Previous studies report a crucial role of the VH formation overall in mediating negative affective states triggered by stress  as well as behavioral inhibition in the context of goal directed behaviors . The first demonstration by Bagot et al.  that VH afferents to the NAc promote depressive-like behavior induced by stress is grounded in a vast literature. Synchronization of VH activity with other limbic structures has been described in the context of depressive-like behavior and outputs from the VH have been shown to mediate different aspects of negative affect and decreased motivational states . For example, VH outputs to prefrontal cortex and LH are critical for anxiety-like behavior [34, 35], while VH activity to the septum is sufficient to decrease consummatory behavior . Here, we show that VH outputs to the NAc are actively recruited during stress and potentiated onto D1-MSNs, and this potentiated VH → NAc D1-MSN activity is causally linked to stress-induced anhedonia and passive coping. We also provide evidence that the VH to NAc pathway does not carry information that is relevant for the expression of learned fear but rather about the emotional status dictated by exposure to stress. Taken together, these findings elucidate how the hippocampal formation may encode and represent different aspects of an aversive experience, by engaging specific downstream targets. The hippocampal formation is indeed a functionally and anatomically heterogeneous entity . In support of this, projection and expression patterns of genes starkly differ between the dorsal and VH, as well as the roles of those axes in emotional behavior [38, 39], with the VH playing a crucial role in mediating negative affect. For instance, silencing the ventral dentate gyrus with either inhibitory chemogenetic or viral strategies that control glutamate homeostasis and limit glutamatergic synaptic transmission confers resilience to stress [40, 41], while overexpression of stress susceptibility hub genes (Dkkl1 and Sdk1) that promote negative affect increases excitatory drive onto VH pyramidal neurons . Moreover, overexpression of Sdk1 within the VH changes brain-wide network activity similar to other established stress models , suggesting that VH hyperactivity may be a common feature that drives stress-induced changes in network function that mediate negative affect.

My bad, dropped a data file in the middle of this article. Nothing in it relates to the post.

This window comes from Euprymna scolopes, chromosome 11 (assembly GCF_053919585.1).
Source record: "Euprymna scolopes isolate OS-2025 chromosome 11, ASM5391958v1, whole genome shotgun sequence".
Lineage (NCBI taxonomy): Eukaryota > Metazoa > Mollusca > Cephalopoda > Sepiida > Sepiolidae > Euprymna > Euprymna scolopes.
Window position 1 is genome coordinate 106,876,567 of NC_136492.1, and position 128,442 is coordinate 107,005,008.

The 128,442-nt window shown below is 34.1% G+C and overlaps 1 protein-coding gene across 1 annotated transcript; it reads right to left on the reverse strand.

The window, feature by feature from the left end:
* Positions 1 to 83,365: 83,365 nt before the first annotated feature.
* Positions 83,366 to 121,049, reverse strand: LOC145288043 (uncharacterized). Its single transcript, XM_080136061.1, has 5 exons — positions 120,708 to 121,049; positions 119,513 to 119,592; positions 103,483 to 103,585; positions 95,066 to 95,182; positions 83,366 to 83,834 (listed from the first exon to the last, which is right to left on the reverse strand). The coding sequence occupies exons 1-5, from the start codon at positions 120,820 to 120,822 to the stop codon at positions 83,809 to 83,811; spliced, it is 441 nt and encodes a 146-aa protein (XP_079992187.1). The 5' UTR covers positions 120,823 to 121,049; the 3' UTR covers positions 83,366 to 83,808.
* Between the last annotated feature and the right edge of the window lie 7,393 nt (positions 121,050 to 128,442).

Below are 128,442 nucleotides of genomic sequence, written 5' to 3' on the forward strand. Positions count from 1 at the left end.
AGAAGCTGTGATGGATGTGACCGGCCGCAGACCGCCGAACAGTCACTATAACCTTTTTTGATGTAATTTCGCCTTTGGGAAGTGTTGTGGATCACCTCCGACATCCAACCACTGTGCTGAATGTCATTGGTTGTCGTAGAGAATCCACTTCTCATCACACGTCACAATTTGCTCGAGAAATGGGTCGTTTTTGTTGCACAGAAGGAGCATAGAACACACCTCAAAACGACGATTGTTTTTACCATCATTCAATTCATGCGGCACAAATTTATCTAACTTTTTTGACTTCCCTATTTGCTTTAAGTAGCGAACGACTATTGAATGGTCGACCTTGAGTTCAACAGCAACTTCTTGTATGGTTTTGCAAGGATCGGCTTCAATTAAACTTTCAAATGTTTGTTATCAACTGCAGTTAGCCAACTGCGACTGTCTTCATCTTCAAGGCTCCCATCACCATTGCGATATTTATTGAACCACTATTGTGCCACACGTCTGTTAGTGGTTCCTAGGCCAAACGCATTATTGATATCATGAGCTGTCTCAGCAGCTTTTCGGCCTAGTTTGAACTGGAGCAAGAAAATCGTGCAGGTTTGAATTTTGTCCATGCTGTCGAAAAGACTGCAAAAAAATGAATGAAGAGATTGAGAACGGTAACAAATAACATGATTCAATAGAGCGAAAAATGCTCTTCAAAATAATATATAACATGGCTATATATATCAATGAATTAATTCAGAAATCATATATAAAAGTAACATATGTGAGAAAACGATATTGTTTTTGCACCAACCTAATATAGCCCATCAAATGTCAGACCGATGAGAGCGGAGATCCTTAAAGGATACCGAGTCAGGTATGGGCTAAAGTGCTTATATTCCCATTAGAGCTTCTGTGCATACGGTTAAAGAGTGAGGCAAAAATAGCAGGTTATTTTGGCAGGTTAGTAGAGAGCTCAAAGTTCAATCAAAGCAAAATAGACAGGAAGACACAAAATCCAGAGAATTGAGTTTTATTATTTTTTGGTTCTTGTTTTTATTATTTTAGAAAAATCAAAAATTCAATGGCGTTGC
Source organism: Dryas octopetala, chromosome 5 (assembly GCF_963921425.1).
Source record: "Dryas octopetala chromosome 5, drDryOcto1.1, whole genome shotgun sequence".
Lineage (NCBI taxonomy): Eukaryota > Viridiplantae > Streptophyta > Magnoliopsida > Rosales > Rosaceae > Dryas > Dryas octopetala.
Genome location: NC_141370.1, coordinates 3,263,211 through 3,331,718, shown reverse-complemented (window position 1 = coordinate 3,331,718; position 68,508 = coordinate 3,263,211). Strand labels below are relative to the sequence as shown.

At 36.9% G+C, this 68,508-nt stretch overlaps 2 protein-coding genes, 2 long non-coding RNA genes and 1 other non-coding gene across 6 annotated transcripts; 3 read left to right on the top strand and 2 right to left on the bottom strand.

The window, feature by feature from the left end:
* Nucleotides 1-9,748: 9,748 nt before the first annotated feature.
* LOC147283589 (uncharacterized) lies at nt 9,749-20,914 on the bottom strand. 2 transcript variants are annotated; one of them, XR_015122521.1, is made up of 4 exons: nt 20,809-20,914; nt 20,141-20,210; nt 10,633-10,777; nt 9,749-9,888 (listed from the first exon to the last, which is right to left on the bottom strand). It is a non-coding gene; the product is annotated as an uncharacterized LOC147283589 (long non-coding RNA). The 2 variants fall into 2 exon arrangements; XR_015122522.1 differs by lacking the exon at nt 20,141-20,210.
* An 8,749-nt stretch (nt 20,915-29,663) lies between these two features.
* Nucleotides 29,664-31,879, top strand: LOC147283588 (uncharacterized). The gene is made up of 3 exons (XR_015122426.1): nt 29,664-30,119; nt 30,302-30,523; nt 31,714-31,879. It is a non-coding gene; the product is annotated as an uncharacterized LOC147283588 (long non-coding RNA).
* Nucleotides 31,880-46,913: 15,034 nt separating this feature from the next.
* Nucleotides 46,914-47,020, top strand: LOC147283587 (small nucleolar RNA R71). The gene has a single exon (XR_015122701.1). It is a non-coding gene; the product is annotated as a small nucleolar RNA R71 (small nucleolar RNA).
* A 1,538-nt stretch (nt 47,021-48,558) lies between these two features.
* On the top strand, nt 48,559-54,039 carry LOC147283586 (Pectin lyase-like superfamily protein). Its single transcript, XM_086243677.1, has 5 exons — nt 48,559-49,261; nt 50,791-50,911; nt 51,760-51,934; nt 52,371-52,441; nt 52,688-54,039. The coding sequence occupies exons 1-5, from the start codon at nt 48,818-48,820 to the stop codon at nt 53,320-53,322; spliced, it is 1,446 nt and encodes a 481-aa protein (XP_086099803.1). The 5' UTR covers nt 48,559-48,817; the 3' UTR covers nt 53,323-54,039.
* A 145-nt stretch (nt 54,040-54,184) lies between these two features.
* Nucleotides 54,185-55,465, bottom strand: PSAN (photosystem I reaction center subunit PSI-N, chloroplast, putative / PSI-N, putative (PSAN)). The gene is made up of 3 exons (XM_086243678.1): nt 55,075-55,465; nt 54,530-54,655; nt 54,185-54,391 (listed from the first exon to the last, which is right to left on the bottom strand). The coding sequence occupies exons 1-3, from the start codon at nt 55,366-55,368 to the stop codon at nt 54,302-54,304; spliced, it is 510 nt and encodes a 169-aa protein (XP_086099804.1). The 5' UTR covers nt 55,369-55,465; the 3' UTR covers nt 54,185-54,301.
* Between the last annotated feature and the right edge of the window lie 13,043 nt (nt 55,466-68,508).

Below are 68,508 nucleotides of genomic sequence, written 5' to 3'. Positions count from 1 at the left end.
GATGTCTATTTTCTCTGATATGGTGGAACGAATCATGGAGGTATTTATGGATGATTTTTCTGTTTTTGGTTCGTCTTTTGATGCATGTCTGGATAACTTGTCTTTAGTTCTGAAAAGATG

Our results are also in agreement with previous findings showing that adverse experiences, such as chronic stress or pain, increase synaptic transmission at VH to NAc synapses [26, 42]. Other studies have demonstrated that depotentiation or optogenetic stimulation of VH terminals within the NAc prevents stress-induced social interaction deficits and is sufficient to drive passive coping in naïve animals, respectively . Furthermore, decreased VH activity in the NAc is observed at the onset of consummatory behavior, and inhibition of VH to NAc synaptic transmission promotes feeding . Collectively, these results provide a framework in which stress increases synaptic transmission from the VH to the NAc, which in turn drives anhedonia and decreases active coping strategies. It should be noted that in the present study negative affect was indexed by a decrease in sucrose preference and increase in immobility in the forced swim test. These tests are not exhaustive in describing maladaptive negative affect, though attempts were made to determine if the footshock stress-induced maladaptive behavior included anxiety-like behavior. Nonetheless, the disynaptic limbic circuit from the VH to NAcc to LH described here is pertinent to maladaptive negative affect relevant to a plethora of psychiatric disorders, including drug addiction . Addictive behaviors and relapse are in part driven by negative reinforcement , which is drug-seeking behavior aimed at alleviating negative affective states, craving and/or stress. Consistent with the hypothesis that the VH to NAc pathway is relevant for driving negative affective states that promote maladaptive behavior, interrupting information processing between the VH and NAc decreases relapse in animals that underwent punishment-induced abstinence and in drug withdrawn animals [46,47,48,49].
Other studies provide evidence that the VH to NAc pathway promotes motivated behaviors of positive valence. For example, VH to NAc pathway supports social memory [50, 51] and mice will lever press for optogenetic self-stimulation of the VH to NAc pathway . A recent study demonstrated that high frequency (100 Hz) optogenetic stimulation of VH to NAc using canonical ChR2 is capable of producing a conditioned place preference . Moreover, chronic multimodal stress involving concomitant restraint stress and noxious auditory stimuli decreases synaptic efficacy from the VH to D1-MSNs . A number of methodological issues may explain the discrepant findings. For instance, ChR2 kinetics do not allow for high fidelity responding at 100 Hz (ChR2 fidelity substantially drops off at 40 Hz). It is possible that 100 Hz optogenetic stimulation may be effectively shutting down the VH to NAc pathway. Moreover, differential targeting of the hippocampal formation and the NAcc (ventral subiculum and NAc shell in the present study vs. dorsal aspects of the hippocampus and more lateral NAc in the LeGates et al. study) might account for discrepancies between these studies. Nonetheless, the overwhelming literature supports a role for excessive VH formation activity in driving negative affect and reward deficits, and this is at least partially driven by VH inputs to the NAc. Therefore, in addition to the role of the VH to NAc pathway in processing negative motivational valence, this pathway might also play a role in mediating positive motivational valence.